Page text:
Busy Is Not The New Stupid Treat yourself to some empty time to simply sit and think

By Anton Chumak Andryakov

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We are all familiar with the economic definition of the law of diminishing returns. According to Wikipedia, the law of diminishing returns states that in all productive processes, adding more of one factor of production, while holding all others constant will, at some point, yield lower incremental per-unit returns. As a society, we have started to grasp that if our employees have more than 55 hours of work per week, we actually do not see an increase in the total output.

One can argue that not just are we going to see no increase in production when we are overly busy as people, we see negative returns with added time. We often like to look at things numerically and justify our inputs based on numeric and objective outputs. This, in turn, often blinds us to some subjective aspects occurring around us. Let us reflect on where these negative returns can come in if people are busy all the time and thinking that they are being effective by doing that.

Dancing to the Slow Tune

Cognitive decline is the first thing that shows up. The overall operating speed of your brain slows down. Think of a computer that is taking a long time to load. So much time is wasted waiting for that spinning circle to bring up what you are waiting for. This is obvious when it happens as the time elapsed is generally observable.

When our brain slows down, it is different as the change is subtle and so can go unnoticed. But, if we compound that fraction of a second slowdown over millions of processes that occur in your head daily, we start to grasp the massive amount of time that can go wasted. The harsh reality is that often this amount of time is greater than what we invested by being overly busy. Problem is that it is unseen and not easily quantifiable, so we tend to overlook this.

Putting Stress

Emotional Intelligence decreases as our body does not know the difference between running from a threat type of stress or being too busy throughout the day type of stress. In your head, you may not be overwhelmed but our body could be a different story. The worst stress is the unseen physical stress that our body endures as yet again we can be unaware of its occurrence. This makes our survival mechanism come in much stronger than needed and our animal side of the brain that is reactive takes over our human side of the brain which is logical and responsive. This makes our self-awareness and self-management much harder to maintain.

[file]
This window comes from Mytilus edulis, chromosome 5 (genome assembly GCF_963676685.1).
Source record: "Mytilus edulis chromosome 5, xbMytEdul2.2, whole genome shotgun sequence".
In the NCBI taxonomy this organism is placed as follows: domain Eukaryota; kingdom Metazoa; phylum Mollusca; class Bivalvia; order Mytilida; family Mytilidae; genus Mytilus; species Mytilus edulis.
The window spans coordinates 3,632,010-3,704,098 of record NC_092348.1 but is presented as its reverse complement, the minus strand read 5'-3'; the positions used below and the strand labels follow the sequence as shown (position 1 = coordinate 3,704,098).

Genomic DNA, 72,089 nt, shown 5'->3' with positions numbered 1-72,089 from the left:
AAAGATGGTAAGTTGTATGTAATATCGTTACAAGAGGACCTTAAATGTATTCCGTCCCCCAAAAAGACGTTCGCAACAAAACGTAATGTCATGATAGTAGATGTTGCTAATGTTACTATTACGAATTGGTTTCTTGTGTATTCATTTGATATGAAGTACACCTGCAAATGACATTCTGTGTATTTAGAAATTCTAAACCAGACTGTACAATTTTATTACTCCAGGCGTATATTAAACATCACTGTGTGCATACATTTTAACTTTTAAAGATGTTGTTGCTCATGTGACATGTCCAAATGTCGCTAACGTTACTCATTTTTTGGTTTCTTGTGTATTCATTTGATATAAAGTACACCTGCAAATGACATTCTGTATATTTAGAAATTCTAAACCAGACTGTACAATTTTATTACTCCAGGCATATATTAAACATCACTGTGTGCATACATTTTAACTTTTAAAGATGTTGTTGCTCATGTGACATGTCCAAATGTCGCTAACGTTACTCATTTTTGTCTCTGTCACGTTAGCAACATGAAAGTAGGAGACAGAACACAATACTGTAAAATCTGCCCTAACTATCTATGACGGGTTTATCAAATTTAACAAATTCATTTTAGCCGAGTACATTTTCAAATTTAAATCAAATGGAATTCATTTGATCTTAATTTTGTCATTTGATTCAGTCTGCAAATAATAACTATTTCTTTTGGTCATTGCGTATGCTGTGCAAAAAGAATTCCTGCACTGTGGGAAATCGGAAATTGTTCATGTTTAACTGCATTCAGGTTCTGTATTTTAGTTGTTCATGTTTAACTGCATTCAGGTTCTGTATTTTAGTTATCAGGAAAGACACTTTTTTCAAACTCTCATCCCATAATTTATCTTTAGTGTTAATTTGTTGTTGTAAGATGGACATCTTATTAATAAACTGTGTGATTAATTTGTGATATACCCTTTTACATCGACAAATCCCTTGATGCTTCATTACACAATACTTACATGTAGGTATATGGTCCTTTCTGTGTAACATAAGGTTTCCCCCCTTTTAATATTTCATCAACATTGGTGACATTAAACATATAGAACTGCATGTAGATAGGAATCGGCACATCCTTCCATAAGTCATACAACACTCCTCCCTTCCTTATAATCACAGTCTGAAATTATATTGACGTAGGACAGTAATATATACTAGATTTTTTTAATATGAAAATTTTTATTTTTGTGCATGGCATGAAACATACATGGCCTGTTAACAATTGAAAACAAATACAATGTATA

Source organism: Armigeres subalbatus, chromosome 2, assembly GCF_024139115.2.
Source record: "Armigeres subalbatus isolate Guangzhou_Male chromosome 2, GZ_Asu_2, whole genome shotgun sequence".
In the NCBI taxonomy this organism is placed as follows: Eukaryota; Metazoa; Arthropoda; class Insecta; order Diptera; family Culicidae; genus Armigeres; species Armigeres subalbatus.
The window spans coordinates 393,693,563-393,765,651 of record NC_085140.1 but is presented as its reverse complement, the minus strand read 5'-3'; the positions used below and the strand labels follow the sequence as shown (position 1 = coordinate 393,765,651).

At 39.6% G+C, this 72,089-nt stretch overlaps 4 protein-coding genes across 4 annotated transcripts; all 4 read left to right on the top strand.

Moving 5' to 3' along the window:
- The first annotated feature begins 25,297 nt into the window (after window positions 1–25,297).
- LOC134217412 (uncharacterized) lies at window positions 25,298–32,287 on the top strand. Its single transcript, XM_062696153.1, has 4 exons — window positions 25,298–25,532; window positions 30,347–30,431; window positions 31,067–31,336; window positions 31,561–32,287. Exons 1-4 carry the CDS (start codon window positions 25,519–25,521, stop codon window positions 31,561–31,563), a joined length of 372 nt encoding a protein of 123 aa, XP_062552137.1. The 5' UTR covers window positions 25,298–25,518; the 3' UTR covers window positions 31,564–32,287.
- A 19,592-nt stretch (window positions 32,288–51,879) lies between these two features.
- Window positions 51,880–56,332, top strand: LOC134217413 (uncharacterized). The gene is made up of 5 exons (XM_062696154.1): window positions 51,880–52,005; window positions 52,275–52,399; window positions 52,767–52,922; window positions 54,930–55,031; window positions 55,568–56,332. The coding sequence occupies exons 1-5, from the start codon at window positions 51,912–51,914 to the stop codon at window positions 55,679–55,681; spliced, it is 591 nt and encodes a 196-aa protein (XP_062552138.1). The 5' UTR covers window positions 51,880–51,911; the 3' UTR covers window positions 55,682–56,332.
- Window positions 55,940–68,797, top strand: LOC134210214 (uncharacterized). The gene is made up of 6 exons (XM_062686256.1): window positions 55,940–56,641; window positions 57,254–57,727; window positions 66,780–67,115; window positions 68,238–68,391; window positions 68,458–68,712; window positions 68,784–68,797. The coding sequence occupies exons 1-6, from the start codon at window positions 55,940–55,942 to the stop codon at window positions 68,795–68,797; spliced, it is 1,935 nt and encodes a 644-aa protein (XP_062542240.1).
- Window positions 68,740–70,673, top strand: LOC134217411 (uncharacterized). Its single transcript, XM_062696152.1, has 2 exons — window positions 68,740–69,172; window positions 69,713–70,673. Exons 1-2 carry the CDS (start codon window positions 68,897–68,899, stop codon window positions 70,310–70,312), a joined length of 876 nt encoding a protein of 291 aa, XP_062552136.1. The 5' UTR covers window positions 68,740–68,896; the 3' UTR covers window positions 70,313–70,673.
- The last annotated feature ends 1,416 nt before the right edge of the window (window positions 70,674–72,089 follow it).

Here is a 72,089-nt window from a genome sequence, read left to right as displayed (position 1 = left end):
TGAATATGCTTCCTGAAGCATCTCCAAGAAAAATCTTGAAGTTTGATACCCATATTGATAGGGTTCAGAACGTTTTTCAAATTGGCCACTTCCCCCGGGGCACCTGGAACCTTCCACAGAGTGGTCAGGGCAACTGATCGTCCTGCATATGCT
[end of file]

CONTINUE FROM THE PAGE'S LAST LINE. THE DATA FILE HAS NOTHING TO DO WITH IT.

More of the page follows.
We all know the number of bad decisions we can make when we are not in a good emotionally intelligent state. Yet again, recovering from these decisions often is much more time consuming than the amount of extra time we invested in being busy.

Mistakes coming from having a tunnel vision do not allow us to think outside the box or create a lack of action due to fear of taking a risk. Being overly busy does not just overwhelm our mind; it puts our mind into a box that simply cannot be effective in the modern world. Warren Buffet talks about how important it is for CEOs to have a lot of empty time to simply sit and think. This is where our great ideas come from that can make millions, change lives or simply get us to our destination. We think that being busy makes us efficient, but if we do not make time for just thinking and taking care of our mind and body, we can become efficiently ineffective. Yet again, spending too much busy time could lead to much fewer results than being able to back off and spend time in deep thought that leads to innovative and out-of-the-box ideas.

Suffering relationships and work/life imbalance are a natural outcome from being overly busy. People know that they do not matter to you if you cannot make time for them, irrespective of how good an excuse you can make. When our home life is not good, we are not good anywhere.

So many will say that busy is the new stupid, but judging by the massive impact it could have, overworking or being too busy is much worse.

Anton Chumak Andryakov

CEO of Coaching Hub


Anton Chumak Andryakov is the chief executive officer of Coaching Hub, a platform designed to change the way clients and coaches interact and match with each other. He has combined the leadership learned from US Marine Corps military background with his 10-year career in health and fitness management to help people realize their potential by impacting their mind.


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